In NHTSA frontal-impact crash testing, the sedan, wagon and ZX5 hatchback earned a perfect five stars for driver protection and four stars for the front passenger; the ZX3 hatch earned four stars in both categories. In frontal-offset testing conducted by the IIHS, the Focus earned a "Good" score, the highest possible. Neither NHTSA nor the IIHS has tested a Focus with side airbags: Without the bags, the government gives it three stars for front-occupant safety in side impacts and four stars for the rear, while the IIHS rates it "Poor" for side impacts.


Most Ford Focus buyers will be content with the base 2.0-liter engine, which offers a more usable power band than its modest horsepower rating would indicate. Acceleration is noticeably quicker in the Focus ST, but other econosport cars in this price range are quicker still. Regardless of trim, the Focus offers a smooth ride and above-average handling. Although the four-wheel fully independent suspension allows for noticeable body roll while cornering, the Focus stays planted and inspires confidence. The steering is surprisingly quick and responsive, always providing plenty of feedback from the road surface.


The 2007 Ford Focus is roomy for its class, offering generous accommodations for its front and rear passengers, even in the ZX3 hatchback. Focus seats are chair height and padded to the point you'd think the seams would burst from all the stuffing. Unfortunately, Ford requires you to spring for the top-line SES or ST in order to get a tilt/telescoping steering wheel; lower-line models have a nonadjustable wheel. The control layout is simple, but materials quality is unimpressive. Sound quality from the stock audio systems is surprisingly good, and downright exceptional with the optional Audiophile system. In terms of cargo capacity, the Focus sedan offers 14.8 cubic feet; the hatchbacks offer 18.0 cubes and the wagon offers 35.6 cubes. All models have a 60/40-split folding seat; with the seats folded, the Focus wagon provides 73.7 cubic feet of space, making it a better hauler than most small SUVs.

Consumer reviews

Read what other owners think about the 2007 Ford Focus.

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Most helpful consumer reviews

Not to be overlooked.
Andrew Parkhurst,12/04/2015
ZX3 SE 2dr Hatchback (2.0L 4cyl 5M)
This car is best understood in context. I bought it new in December of 2006 for around $15k. Hondas and Nissans from 4 years prior were going for $18k. It was an excellent deal for what you get, and I think that too many people dismissed it because it was an older design. Ford introduced the Focus around 2000, but that means by the time they produced the 2007 model year most of the bugs were worked out. Remember this was an award-winning car for many years until it started getting a little long in the tooth. I have had a few problems in 115k miles, though not as many as I expected. Little things do come up every now and then, but it sure beats having to drive a Corolla. The alternator went out at around 70k, but that is not necessarily Ford's fault. The cruise control stopped working at 60k, simply got a cable replaced and it is as good as new. One problem these cars have is the clockspring (in the steering wheel, works with the airbag system), which had to be replaced at 75k. There was some carbon buildup in the throttle body at around 50k, but that is more because of my short commute at the time and the engine not getting warmed up enough. The radio did stop working a few years ago, so I replaced it with an aftermarket Alpine stereo that sounds a little better, but the stock radio was not bad. Problems are basically electrical in nature, but I have never been stranded and the basic powertrain is simple enough. Simple is good. The hatchback design is one-of-a-kind, and has actually aged a little better than the sedan. The 5-speed manual has crisp shifts and is well-suited to the 2.0 liter gas engine. It has a fantastically light clutch. 136 hp is not a ton, but it will accelerate just fine and keep up with traffic. The best thing about the Focus is its ride-handling tradeoff. The steering has excellent feel, the ride is never harsh, and it will go right where you point it. Not bad for an economy car. We have a 2013 VW Golf as well. While the Golf is a more mature, heavier feeling car, the Focus is much more playful with no dead spot in the steering and a near perfect driving position. The hatchback is nice to be able to load larger items, has great visibility and the back seat is so much bigger than many of the new compact/midsize cars. The 2012-present Focus is much more cramped inside. The weakest thing about this car is that it just wasn't screwed together very well on the inside. It rattles, sometimes badly, sometimes not so much, depending on the tire pressure. Sometimes I feel like I have the best car ever--it is quite fun to drive--and sometimes I just want something a little quieter, a little more refined. But then, I get on a back road with the 5-speed and realize that this car is one-of-a-kind and it will be hard to replace when the time eventually comes.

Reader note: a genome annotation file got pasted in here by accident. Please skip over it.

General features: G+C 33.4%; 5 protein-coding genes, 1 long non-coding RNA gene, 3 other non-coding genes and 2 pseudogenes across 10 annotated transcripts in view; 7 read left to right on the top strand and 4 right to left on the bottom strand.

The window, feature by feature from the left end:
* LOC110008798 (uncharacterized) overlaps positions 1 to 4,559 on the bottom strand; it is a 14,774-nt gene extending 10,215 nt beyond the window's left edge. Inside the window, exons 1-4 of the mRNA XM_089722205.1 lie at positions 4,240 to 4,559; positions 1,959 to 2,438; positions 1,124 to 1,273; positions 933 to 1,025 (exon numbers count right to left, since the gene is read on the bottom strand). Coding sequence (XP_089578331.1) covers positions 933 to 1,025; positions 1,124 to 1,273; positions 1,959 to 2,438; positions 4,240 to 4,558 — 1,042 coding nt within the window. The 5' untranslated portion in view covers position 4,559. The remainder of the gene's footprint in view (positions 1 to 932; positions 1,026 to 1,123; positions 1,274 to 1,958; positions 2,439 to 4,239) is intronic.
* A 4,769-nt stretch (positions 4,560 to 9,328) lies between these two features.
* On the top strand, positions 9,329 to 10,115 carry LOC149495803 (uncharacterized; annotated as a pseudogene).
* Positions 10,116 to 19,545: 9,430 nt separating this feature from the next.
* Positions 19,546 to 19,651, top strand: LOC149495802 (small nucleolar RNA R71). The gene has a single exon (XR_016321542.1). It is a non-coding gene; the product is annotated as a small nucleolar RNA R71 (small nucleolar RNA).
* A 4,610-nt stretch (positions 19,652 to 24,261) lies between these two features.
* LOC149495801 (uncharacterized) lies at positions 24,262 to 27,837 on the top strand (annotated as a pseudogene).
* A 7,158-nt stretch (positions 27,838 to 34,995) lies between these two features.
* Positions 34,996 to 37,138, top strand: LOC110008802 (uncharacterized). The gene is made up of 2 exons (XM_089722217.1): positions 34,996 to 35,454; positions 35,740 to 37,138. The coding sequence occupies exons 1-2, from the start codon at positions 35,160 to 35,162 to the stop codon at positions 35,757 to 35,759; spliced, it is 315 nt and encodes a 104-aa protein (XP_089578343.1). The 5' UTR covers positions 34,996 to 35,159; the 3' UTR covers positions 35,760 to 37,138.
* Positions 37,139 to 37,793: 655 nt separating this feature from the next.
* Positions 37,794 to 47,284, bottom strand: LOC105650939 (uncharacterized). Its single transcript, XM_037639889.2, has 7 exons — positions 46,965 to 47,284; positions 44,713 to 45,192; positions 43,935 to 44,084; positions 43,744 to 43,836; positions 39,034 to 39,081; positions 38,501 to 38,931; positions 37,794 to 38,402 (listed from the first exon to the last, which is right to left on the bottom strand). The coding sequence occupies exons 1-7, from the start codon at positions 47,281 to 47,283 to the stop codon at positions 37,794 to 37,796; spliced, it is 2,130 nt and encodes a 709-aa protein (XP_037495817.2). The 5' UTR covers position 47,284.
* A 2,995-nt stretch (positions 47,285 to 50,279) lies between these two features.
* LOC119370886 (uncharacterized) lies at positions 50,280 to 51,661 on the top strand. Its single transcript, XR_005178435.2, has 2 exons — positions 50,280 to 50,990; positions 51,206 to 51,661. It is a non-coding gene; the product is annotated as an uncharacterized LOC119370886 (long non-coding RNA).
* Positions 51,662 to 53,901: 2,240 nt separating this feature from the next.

Great Little Workhorse of a Car
G.C. Cantor,12/15/2015
ZX5 SES 4dr Hatchback (2.0L 4cyl 5M)